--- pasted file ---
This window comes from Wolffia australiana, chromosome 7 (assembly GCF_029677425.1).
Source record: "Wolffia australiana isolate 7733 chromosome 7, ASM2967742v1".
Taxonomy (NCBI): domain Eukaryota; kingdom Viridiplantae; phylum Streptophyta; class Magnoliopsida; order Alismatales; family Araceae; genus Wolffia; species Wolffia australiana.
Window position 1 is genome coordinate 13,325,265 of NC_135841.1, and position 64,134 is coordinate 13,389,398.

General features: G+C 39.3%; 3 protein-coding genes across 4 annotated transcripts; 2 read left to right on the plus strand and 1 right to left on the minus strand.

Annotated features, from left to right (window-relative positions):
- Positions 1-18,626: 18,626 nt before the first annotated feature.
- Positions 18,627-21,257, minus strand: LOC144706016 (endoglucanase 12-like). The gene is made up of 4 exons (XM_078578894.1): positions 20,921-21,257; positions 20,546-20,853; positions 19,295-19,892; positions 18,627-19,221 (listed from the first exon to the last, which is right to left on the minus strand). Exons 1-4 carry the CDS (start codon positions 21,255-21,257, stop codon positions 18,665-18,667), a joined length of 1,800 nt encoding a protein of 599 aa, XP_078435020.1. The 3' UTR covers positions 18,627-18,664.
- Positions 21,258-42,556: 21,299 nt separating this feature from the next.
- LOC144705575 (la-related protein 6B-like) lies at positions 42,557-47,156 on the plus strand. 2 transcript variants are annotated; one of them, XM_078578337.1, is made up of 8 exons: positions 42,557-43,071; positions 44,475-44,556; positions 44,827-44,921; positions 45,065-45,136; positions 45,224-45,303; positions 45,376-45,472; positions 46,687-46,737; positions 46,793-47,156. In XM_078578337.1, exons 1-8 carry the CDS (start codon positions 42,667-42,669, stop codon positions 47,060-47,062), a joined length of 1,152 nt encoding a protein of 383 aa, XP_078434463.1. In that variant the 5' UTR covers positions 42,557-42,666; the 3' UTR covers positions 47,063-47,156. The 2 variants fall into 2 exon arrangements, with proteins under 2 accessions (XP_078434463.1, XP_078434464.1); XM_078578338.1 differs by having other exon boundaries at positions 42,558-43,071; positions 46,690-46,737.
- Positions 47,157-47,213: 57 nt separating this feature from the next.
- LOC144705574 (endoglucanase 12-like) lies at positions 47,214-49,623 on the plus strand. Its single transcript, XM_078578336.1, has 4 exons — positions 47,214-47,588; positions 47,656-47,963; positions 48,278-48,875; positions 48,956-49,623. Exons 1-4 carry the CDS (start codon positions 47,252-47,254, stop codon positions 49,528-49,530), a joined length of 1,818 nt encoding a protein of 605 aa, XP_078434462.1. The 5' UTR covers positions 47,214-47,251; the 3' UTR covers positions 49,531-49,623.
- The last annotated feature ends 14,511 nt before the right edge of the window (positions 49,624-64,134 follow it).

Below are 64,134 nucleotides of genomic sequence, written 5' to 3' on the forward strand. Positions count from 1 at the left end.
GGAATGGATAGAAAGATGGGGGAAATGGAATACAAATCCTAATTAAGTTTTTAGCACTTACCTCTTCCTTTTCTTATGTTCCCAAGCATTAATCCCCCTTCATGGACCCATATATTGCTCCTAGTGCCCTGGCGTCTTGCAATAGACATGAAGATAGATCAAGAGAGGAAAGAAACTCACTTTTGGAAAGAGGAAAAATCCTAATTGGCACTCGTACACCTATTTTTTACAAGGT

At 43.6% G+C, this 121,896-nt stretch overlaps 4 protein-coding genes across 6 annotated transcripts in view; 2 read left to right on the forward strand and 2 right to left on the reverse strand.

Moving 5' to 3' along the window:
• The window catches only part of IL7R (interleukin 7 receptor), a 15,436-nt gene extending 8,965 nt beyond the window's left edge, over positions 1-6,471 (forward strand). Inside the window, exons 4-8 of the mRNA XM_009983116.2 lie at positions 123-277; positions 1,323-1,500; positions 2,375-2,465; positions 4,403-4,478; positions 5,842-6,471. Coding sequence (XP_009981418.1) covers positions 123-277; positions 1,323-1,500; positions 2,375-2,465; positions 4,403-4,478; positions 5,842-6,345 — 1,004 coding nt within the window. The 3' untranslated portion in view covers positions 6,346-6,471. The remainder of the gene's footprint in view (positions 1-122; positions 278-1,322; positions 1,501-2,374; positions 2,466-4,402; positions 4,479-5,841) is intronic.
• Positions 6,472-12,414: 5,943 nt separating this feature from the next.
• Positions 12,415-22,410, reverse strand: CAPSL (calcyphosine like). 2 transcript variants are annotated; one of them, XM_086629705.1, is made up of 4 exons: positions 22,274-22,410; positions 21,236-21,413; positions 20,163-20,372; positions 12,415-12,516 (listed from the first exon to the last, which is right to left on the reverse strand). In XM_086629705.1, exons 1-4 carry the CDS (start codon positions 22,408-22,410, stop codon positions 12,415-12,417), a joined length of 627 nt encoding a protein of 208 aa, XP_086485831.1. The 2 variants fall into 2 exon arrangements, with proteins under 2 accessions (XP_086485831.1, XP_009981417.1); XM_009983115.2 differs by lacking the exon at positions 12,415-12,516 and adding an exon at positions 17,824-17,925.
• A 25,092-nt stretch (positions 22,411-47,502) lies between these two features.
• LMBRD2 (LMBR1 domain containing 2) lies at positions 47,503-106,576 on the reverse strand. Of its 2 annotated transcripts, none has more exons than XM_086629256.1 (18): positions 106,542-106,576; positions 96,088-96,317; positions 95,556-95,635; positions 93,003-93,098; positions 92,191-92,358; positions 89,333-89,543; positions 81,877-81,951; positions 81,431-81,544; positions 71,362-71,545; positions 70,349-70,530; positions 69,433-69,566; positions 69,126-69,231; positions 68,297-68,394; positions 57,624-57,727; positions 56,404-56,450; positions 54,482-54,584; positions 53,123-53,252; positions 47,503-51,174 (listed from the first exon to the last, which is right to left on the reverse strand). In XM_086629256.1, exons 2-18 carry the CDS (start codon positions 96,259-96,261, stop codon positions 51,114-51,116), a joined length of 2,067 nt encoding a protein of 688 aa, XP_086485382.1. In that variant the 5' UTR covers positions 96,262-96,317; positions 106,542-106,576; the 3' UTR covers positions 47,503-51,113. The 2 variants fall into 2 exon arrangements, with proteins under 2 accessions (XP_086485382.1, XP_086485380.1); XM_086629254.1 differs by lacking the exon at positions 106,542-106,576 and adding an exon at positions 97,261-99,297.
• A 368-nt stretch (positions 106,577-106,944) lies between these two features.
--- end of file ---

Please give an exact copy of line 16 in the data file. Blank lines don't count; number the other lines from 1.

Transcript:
At 43.6% G+C, this 121,896-nt stretch overlaps 4 protein-coding genes across 6 annotated transcripts in view; 2 read left to right on the forward strand and 2 right to left on the reverse strand.